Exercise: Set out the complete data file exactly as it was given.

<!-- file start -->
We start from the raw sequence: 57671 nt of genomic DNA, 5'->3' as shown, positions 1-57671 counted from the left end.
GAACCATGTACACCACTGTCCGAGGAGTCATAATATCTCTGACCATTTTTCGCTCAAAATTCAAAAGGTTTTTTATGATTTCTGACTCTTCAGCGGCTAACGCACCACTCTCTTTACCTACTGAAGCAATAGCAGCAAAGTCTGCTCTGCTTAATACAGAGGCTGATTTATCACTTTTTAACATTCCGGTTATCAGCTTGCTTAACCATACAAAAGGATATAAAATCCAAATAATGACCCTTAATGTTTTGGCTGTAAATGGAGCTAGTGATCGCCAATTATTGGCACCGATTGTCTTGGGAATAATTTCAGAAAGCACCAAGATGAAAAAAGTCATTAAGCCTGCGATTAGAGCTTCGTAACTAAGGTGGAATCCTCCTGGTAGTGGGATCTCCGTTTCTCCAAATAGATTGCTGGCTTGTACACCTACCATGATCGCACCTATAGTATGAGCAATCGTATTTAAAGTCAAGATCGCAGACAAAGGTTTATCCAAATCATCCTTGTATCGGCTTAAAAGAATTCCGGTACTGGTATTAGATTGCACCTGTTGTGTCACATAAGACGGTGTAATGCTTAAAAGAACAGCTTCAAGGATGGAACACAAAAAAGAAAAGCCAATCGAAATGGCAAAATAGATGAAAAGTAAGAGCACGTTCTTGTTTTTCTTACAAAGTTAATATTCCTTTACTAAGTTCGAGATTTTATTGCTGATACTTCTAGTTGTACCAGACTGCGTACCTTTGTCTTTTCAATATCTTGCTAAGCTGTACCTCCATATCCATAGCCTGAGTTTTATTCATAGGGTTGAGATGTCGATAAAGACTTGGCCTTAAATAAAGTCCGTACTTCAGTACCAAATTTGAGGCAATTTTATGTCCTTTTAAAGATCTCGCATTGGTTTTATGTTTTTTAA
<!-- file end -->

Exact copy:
We start from the raw sequence: 57671 nt of genomic DNA, 5'->3' as shown, positions 1-57671 counted from the left end.
GAACCATGTACACCACTGTCCGAGGAGTCATAATATCTCTGACCATTTTTCGCTCAAAATTCAAAAGGTTTTTTATGATTTCTGACTCTTCAGCGGCTAACGCACCACTCTCTTTACCTACTGAAGCAATAGCAGCAAAGTCTGCTCTGCTTAATACAGAGGCTGATTTATCACTTTTTAACATTCCGGTTATCAGCTTGCTTAACCATACAAAAGGATATAAAATCCAAATAATGACCCTTAATGTTTTGGCTGTAAATGGAGCTAGTGATCGCCAATTATTGGCACCGATTGTCTTGGGAATAATTTCAGAAAGCACCAAGATGAAAAAAGTCATTAAGCCTGCGATTAGAGCTTCGTAACTAAGGTGGAATCCTCCTGGTAGTGGGATCTCCGTTTCTCCAAATAGATTGCTGGCTTGTACACCTACCATGATCGCACCTATAGTATGAGCAATCGTATTTAAAGTCAAGATCGCAGACAAAGGTTTATCCAAATCATCCTTGTATCGGCTTAAAAGAATTCCGGTACTGGTATTAGATTGCACCTGTTGTGTCACATAAGACGGTGTAATGCTTAAAAGAACAGCTTCAAGGATGGAACACAAAAAAGAAAAGCCAATCGAAATGGCAAAATAGATGAAAAGTAAGAGCACGTTCTTGTTTTTCTTACAAAGTTAATATTCCTTTACTAAGTTCGAGATTTTATTGCTGATACTTCTAGTTGTACCAGACTGCGTACCTTTGTCTTTTCAATATCTTGCTAAGCTGTACCTCCATATCCATAGCCTGAGTTTTATTCATAGGGTTGAGATGTCGATAAAGACTTGGCCTTAAATAAAGTCCGTACTTCAGTACCAAATTTGAGGCAATTTTATGTCCTTTTAAAGATCTCGCATTGGTTTTATGTTTTTTAA